In a letter to the Drexel University community, President John A. Fry announced May 5 that the Hyman Korman Foundation has given $8 million to Drexel University towards the expansion and repurposing of the Korman Center. Matching the foundation’s gift with $8 million of the University’s own money, Drexel plans to redesign the Korman Center and “create a classic campus green” in what will be named the Korman Quadrangle.
President Fry wrote that Korman’s transformation will change the entire campus, “When the new Korman Quadrangle connects Perelman Plaza with Gerri C. LeBow Hall, the Papadakis Integrated Sciences Building and a new two-story, 8,000-square-foot solarium fronting the Korman Center, the heart of Drexel’s campus will have been completely remade into a modern, inviting space where our community can gather.
“New walkways, landscaping and seating will be enhanced by a substantial increase in greenery, complementing Perelman Plaza’s emphasis on surfaces that accommodate heavy foot traffic and large gatherings. The renovation of the Korman Center will also include new classroom and student lounge space,” Fry wrote.
This gift will all but completely reconstruct the Korman Center. The front of building will be drawn out towards the new Korman Quadrangle with an 8,000 square-foot solarium, a section of the building that has been designed with glass walls to allow sunlight. The solarium will house a new building entrance along with a modern, technologically savvy student lounge repurposed from the original Korman Center lobby.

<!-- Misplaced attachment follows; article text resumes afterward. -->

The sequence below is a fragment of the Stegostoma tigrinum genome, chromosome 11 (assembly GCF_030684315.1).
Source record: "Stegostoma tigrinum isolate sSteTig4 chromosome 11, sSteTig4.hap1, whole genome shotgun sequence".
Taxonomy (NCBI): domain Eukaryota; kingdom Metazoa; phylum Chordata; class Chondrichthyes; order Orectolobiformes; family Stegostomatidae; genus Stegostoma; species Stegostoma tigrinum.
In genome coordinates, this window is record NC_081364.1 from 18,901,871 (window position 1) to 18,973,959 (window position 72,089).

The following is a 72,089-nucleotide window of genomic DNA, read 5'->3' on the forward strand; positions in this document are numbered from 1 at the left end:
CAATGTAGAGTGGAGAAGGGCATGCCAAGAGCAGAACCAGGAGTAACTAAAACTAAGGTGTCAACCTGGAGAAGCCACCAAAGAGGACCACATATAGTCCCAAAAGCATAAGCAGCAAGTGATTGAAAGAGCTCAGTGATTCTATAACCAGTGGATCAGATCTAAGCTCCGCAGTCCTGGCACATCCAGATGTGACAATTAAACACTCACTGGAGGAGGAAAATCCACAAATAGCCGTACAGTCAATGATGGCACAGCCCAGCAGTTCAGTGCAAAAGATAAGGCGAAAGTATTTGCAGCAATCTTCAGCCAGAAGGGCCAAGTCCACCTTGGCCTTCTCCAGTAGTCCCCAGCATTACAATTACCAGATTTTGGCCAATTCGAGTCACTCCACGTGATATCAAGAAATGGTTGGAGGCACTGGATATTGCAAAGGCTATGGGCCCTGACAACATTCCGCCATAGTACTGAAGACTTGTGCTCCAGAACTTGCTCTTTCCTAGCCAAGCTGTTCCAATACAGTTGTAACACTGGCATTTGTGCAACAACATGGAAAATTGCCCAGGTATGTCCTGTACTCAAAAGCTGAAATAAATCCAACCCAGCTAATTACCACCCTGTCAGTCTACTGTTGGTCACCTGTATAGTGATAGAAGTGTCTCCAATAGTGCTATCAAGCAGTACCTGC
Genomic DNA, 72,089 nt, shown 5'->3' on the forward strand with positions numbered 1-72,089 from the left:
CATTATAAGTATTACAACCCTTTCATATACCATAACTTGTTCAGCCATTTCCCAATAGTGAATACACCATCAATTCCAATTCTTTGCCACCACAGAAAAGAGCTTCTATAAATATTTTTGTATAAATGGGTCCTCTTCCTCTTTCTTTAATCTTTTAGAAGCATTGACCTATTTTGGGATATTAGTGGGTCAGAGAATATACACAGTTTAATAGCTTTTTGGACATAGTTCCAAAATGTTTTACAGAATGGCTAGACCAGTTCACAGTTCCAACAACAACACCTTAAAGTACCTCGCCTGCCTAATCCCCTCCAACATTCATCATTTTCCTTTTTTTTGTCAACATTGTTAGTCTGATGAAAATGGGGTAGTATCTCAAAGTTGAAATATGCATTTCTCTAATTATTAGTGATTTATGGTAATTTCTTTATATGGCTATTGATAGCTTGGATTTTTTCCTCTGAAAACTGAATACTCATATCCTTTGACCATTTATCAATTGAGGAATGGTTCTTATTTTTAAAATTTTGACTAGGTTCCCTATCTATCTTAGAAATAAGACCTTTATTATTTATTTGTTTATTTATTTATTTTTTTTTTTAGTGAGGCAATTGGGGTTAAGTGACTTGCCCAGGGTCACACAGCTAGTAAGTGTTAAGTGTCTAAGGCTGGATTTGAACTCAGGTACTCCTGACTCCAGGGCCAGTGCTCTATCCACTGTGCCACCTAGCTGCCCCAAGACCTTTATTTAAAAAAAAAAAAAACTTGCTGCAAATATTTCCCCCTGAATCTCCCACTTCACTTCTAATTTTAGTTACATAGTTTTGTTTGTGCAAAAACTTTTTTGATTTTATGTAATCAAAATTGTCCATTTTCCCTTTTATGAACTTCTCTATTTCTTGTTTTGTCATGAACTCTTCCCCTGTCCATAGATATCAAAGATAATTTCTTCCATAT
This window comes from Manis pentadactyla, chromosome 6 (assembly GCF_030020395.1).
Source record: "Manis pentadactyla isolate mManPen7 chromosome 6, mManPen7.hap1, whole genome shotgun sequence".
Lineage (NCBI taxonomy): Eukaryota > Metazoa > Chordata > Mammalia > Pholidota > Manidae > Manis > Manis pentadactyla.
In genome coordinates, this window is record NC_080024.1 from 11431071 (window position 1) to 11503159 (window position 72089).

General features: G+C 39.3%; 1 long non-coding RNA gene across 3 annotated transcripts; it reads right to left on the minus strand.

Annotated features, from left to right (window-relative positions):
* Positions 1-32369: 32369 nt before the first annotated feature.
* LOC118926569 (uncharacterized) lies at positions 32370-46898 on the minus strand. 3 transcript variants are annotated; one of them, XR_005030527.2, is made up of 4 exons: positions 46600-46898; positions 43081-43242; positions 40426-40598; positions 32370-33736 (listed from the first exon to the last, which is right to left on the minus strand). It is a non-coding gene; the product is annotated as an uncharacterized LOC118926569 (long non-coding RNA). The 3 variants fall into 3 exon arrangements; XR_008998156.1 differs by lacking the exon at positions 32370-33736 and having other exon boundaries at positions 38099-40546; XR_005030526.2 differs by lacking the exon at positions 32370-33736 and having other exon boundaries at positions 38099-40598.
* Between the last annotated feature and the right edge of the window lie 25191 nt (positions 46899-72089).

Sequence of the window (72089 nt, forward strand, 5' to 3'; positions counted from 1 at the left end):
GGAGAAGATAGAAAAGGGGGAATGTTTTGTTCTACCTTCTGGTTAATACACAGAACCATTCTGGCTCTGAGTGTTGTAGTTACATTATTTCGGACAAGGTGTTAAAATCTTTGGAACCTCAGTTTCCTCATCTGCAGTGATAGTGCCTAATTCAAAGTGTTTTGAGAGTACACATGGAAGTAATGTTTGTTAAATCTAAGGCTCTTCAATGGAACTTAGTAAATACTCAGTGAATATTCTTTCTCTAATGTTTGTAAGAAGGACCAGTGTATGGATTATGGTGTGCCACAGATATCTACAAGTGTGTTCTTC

The second floor of the building will contain a new classroom in addition to a second student lounge overlooking the Quad. A planted screen wall will face out from the northwest side of the building, providing those in the Korman Center with a view of 33rd and Market streets where the statue of University mascot, “Mario the Dragon,” sits. This screen wall is also expected to mimic the infamous biowall in the Papadakis Integrated Sciences Building.
The installment and landscape of the Korman Quadrangle is designed to go hand-in-hand with Drexel’s concrete Perelman Plaza, finished in late 2014.
Renovating the Korman Quadrangle is expected to strengthen the connection of Chestnut and Market streets and Perelman Plaza. By adding new walkways and creating more seating and green space, the plans for the Korman Center’s renovation are intended to make the area more alluring and attractive to students and faculty, as well as visitors.
Korman was originally built in 1977, memorializing alumni Max Wm. Korman ‘29 and his brother Samuel J. Korman ‘34 who served as a trustee of Drexel. The Hyman Korman Foundation’s trustees are Berton, Leonard and Steven Korman who have provided the funds for these renovations set to start in June of 2016 and end in the fall of 2017.